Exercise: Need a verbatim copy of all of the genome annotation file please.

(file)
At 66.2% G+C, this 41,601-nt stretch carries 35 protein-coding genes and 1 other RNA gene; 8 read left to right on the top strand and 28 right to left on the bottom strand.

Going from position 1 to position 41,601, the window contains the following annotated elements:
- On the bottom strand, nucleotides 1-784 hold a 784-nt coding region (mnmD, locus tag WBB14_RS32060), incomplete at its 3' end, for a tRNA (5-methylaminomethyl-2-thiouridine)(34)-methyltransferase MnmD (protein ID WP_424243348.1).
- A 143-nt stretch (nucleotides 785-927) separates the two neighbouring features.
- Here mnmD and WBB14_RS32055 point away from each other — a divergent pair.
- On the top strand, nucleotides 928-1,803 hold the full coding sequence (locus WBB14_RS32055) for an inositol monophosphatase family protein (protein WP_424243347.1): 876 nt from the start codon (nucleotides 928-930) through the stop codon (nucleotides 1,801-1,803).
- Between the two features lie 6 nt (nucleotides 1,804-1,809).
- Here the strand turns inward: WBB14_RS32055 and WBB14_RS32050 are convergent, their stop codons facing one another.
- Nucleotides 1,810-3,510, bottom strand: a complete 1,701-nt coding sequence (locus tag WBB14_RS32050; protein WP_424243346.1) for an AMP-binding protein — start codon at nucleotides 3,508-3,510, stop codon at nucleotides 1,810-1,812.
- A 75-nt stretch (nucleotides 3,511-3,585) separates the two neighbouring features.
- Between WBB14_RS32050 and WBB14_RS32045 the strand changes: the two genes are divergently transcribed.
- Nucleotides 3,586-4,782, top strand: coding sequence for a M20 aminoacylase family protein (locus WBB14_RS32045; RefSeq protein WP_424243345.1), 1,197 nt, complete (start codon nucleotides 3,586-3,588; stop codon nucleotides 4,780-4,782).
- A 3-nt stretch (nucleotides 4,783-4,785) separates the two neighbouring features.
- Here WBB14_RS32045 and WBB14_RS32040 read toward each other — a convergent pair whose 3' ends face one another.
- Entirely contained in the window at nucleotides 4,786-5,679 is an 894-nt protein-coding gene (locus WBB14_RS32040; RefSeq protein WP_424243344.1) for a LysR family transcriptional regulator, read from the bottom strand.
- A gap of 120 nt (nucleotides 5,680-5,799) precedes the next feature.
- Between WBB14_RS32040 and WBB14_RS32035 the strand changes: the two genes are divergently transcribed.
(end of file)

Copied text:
At 66.2% G+C, this 41,601-nt stretch carries 35 protein-coding genes and 1 other RNA gene; 8 read left to right on the top strand and 28 right to left on the bottom strand.

Going from position 1 to position 41,601, the window contains the following annotated elements:
- On the bottom strand, nucleotides 1-784 hold a 784-nt coding region (mnmD, locus tag WBB14_RS32060), incomplete at its 3' end, for a tRNA (5-methylaminomethyl-2-thiouridine)(34)-methyltransferase MnmD (protein ID WP_424243348.1).
- A 143-nt stretch (nucleotides 785-927) separates the two neighbouring features.
- Here mnmD and WBB14_RS32055 point away from each other — a divergent pair.
- On the top strand, nucleotides 928-1,803 hold the full coding sequence (locus WBB14_RS32055) for an inositol monophosphatase family protein (protein WP_424243347.1): 876 nt from the start codon (nucleotides 928-930) through the stop codon (nucleotides 1,801-1,803).
- Between the two features lie 6 nt (nucleotides 1,804-1,809).
- Here the strand turns inward: WBB14_RS32055 and WBB14_RS32050 are convergent, their stop codons facing one another.
- Nucleotides 1,810-3,510, bottom strand: a complete 1,701-nt coding sequence (locus tag WBB14_RS32050; protein WP_424243346.1) for an AMP-binding protein — start codon at nucleotides 3,508-3,510, stop codon at nucleotides 1,810-1,812.
- A 75-nt stretch (nucleotides 3,511-3,585) separates the two neighbouring features.
- Between WBB14_RS32050 and WBB14_RS32045 the strand changes: the two genes are divergently transcribed.
- Nucleotides 3,586-4,782, top strand: coding sequence for a M20 aminoacylase family protein (locus WBB14_RS32045; RefSeq protein WP_424243345.1), 1,197 nt, complete (start codon nucleotides 3,586-3,588; stop codon nucleotides 4,780-4,782).
- A 3-nt stretch (nucleotides 4,783-4,785) separates the two neighbouring features.
- Here WBB14_RS32045 and WBB14_RS32040 read toward each other — a convergent pair whose 3' ends face one another.
- Entirely contained in the window at nucleotides 4,786-5,679 is an 894-nt protein-coding gene (locus WBB14_RS32040; RefSeq protein WP_424243344.1) for a LysR family transcriptional regulator, read from the bottom strand.
- A gap of 120 nt (nucleotides 5,680-5,799) precedes the next feature.
- Between WBB14_RS32040 and WBB14_RS32035 the strand changes: the two genes are divergently transcribed.